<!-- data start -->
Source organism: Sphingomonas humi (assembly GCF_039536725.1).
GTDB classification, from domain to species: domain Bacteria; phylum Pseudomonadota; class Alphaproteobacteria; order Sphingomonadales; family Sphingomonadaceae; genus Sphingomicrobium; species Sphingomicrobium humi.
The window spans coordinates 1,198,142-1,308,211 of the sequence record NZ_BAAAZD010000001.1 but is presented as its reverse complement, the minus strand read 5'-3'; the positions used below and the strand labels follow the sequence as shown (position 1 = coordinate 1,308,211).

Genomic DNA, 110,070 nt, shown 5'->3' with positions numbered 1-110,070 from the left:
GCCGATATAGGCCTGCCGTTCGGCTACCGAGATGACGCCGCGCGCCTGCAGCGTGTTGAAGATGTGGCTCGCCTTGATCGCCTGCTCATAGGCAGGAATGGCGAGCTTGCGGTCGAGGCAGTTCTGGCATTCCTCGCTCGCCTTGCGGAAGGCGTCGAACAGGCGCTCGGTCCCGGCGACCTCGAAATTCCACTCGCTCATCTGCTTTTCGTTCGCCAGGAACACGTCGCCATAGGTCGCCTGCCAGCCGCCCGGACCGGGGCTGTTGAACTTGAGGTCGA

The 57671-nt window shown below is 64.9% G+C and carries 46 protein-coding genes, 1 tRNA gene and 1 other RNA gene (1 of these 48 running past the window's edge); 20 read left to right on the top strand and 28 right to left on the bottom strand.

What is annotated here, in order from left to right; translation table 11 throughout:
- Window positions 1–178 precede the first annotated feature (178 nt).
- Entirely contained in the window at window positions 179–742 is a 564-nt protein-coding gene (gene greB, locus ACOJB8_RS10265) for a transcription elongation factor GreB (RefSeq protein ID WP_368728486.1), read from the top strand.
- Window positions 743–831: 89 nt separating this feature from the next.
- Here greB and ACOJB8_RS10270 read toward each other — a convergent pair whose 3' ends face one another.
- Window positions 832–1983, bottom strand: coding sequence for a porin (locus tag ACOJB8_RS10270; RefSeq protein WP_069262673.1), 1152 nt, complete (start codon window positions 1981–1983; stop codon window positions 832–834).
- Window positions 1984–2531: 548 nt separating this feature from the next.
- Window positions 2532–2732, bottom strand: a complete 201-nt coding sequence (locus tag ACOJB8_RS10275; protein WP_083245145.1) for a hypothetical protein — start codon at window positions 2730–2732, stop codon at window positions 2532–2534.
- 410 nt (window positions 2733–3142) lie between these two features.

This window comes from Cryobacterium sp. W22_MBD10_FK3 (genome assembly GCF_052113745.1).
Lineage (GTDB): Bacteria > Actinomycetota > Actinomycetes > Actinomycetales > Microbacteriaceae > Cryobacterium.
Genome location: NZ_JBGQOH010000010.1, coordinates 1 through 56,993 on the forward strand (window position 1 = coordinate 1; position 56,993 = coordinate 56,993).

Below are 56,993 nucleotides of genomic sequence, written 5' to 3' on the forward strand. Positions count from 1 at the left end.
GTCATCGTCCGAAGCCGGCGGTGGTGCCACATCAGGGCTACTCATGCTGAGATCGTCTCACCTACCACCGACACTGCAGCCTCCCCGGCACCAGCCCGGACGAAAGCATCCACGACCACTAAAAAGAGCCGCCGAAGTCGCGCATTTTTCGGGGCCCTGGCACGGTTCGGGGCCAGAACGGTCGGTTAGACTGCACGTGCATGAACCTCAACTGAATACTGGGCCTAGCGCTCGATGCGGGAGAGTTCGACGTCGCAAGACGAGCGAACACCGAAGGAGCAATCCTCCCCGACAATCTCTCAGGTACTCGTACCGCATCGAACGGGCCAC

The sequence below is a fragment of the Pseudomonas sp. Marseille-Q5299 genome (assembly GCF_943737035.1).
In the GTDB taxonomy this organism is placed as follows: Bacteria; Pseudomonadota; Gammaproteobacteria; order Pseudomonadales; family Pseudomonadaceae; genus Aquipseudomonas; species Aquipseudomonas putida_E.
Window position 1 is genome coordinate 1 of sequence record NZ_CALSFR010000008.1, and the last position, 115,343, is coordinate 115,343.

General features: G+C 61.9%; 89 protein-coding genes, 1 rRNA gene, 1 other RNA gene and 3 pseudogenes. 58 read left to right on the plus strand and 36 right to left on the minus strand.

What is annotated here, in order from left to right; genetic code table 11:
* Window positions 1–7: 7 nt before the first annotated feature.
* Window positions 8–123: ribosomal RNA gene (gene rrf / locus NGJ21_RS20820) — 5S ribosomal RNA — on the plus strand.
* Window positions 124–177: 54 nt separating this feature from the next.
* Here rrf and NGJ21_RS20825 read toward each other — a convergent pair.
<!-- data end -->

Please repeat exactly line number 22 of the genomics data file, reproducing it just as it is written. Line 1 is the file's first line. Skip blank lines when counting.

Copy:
In the GTDB taxonomy this organism is placed as follows: Bacteria; Pseudomonadota; Gammaproteobacteria; order Pseudomonadales; family Pseudomonadaceae; genus Aquipseudomonas; species Aquipseudomonas putida_E.